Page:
By: Gabrielle Valentine
While reducing recidivism has been the driving force behind the Ban the Box initiative, the Enforcement Guidance on the Consideration of Arrest and Conviction Records in Employment Decisions under Title VII of the Civil Rights Act of 1964 (“the Guidance”) sheds a new light on the importance of employers following fair hiring standards. Although the Guidance is not binding on courts, it is of great significance to employers because many courts defer to the Equal Employment Opportunity Commission (EEOC), and companies not complying with EEOC regulations risk being sued by the EEOC.
Under Title VII of the Civil Rights Act, employers may not treat a current or potential employee differently than other current or potential employees on the basis of a protected class such as race, color, religion, sex, or national origin. This prohibits employers from engaging in activities such as hiring, firing, or demoting based on a protected class. Title VII also prohibits employers from engaging in standard operating practices and procedures that, while seemingly neutral and non-discriminatory on their face, ultimately have the effect of discriminating against a particular protected class.
Prior to enacting the Guidance, the EEOC recognized that for the previous twenty years, the number of people having contact with the criminal justice system was significantly increasing in the working-age population. Specifically, the EEOC recognized that arrest and incarceration rates were particularly high for African-American and Hispanic men. The EEOC notes that African-Americans are arrested two to three times more frequently that others of the general population. While statistics predict that 1 in 17 white men will spend time in prison during their lifetime, 1 in 6 Hispanic men and 1 in 3 African-American men are expected to serve time in a prison. Thus, an employer may violate Title VII two ways: (1) if, based on race or national origin, he treats criminal history information differently for different applicants or employees, or (2) he has a practice of uniformly considering arrest and conviction records that, on its face seem non-discriminatory, but actually has the effect of excluding African-Americans and Hispanics from the workplace because of the statistically proven higher arrest and conviction rates.
The EEOC Guidance provides that, for an employer to have a practice of considering an applicant’s criminal history without risking liability under Title VII, the consideration of applicants’ criminal history must be job-related and consistent with business necessity. In determining whether the conviction is consistent with business necessity, the EEOC will consider the following factors: (1) the nature and gravity of the offense or conduct, (2) the time that has passed since the offense or conduct and/or completion of the sentence, and (3) the nature of the job held or sought.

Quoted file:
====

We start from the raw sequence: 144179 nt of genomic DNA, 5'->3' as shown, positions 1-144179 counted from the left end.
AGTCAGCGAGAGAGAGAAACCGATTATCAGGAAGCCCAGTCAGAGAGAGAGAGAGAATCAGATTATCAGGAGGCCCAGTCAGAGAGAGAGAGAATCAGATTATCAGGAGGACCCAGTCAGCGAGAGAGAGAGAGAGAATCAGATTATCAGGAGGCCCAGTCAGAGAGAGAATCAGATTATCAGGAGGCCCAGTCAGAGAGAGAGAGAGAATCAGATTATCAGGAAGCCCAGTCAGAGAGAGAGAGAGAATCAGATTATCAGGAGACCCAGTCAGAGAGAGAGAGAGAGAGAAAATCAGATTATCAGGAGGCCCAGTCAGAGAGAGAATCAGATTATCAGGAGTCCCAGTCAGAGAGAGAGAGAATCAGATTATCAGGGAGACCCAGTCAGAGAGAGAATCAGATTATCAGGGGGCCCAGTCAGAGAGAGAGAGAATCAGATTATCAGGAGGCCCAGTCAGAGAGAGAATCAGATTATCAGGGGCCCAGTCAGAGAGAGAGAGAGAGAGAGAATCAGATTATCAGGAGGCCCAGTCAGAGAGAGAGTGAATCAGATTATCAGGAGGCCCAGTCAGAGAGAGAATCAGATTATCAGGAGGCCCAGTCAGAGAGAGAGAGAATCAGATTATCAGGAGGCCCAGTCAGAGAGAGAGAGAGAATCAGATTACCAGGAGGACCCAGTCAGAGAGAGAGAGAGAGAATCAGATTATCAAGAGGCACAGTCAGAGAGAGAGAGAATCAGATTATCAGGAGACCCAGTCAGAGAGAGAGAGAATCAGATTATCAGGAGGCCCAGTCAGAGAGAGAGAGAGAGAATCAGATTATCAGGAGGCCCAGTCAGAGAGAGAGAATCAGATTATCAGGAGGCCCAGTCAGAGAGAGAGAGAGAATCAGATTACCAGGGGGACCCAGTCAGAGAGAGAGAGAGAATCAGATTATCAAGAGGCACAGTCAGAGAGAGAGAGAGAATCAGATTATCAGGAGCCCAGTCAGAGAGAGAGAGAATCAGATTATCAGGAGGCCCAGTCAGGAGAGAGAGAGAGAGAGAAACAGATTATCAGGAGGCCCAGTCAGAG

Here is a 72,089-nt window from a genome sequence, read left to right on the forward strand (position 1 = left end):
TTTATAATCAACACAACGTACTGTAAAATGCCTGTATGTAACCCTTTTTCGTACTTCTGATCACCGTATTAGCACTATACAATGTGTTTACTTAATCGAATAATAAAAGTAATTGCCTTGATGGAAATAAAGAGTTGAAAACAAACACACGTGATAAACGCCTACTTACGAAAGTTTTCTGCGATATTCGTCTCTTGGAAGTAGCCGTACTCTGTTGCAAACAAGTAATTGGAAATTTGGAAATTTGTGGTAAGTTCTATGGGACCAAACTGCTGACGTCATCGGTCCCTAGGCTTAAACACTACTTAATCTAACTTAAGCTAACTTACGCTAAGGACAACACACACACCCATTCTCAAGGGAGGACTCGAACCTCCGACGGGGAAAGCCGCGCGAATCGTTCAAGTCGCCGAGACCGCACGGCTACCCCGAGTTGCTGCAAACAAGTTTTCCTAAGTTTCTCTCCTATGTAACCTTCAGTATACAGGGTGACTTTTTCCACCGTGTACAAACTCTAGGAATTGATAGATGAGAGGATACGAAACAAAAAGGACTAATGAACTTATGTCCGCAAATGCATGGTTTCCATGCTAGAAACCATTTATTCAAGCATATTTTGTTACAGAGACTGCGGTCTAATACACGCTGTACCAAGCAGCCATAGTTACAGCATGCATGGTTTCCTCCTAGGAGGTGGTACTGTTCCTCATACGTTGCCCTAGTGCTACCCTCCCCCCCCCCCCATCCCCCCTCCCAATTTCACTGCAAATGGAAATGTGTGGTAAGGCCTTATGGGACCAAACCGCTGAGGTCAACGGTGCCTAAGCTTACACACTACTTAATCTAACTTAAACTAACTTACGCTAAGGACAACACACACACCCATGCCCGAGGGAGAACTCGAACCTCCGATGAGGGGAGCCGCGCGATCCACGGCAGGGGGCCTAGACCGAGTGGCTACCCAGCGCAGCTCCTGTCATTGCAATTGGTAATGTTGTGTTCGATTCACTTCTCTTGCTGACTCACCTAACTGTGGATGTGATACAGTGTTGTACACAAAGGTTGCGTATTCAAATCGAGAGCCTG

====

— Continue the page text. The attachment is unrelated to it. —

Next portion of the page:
While the EEOC did not see much initial success in the enforcement of the Guidance, two recent lawsuits against BMW Manufacturing and Dolgencorp indicate EEOC’s interest in the enforcement of fair hiring standards. In its suit against BMW, the EEOC alleged that BMW’s background check has a disparate impact on African-Americans by depriving them of employment with BMW and BMW’s logistic services providers.
However, the EEOC faces much opposition because of its practice to conduct background checks when hiring for most positions. In response to the EEOC’s complaint, BMW filed a motion to compel documents that describe the EEOC’s hiring process in relation to criminal background checks. The EEOC objected on the grounds that its hiring practices were not relevant to the issue of whether BMW’s practices were consistent with business necessity. The EEOC’s relentlessness in pursuing “violations” of Title VII in relation to criminal background checks marks the potential for a future of litigation.
Ultimately, the Ban the Box movement is nothing short of a win-win policy for everyone involved. Not only does the community benefit from reduced recidivism, but following the Guidance shields employers from the risk of EEOC liability while greatly expanding the pool of qualified applicants since many applicants with a criminal history are deterred from even applying for a job. Furthermore, the “business necessity” analysis applied by the EEOC shields the employer from negligent hiring claims because, for the most part, employers considering the nature of the offense, the time that has passed since the offense, and the nature of the job held or sought will not hire employees that pose a significant threat to the workplace.
 The Ban the Box initiative is a movement that asks employers to refrain from requiring individuals to disclose criminal convictions on initial applications. For more information about Ban the Box and the clinic’s work with the initiative please see the following: https://cslcivilrights.com/2014/03/13/i-am-not-my-record/.
 Title VII of the Civil Rights Act of 1964, 42 U.S.C. § 2000e
 EEOC Decision No. 915.002, Enforcement Guidance on the Consideration of Arrest and Conviction Records in Employment Decisions Under Title VII of the Civil Rights Act of 1964 (2012).
 Complaint, EEOC v. BMW Mfg. Co., LLC.
 Defendant’s Motion to Compel Production of Documents, EEOC v. BWM Mfg. Co., LLC.
 Brief in Opposition to Defendant’s Motion to Compel Production of Documents, EEOC v. BWM Mfg. Co., LLC.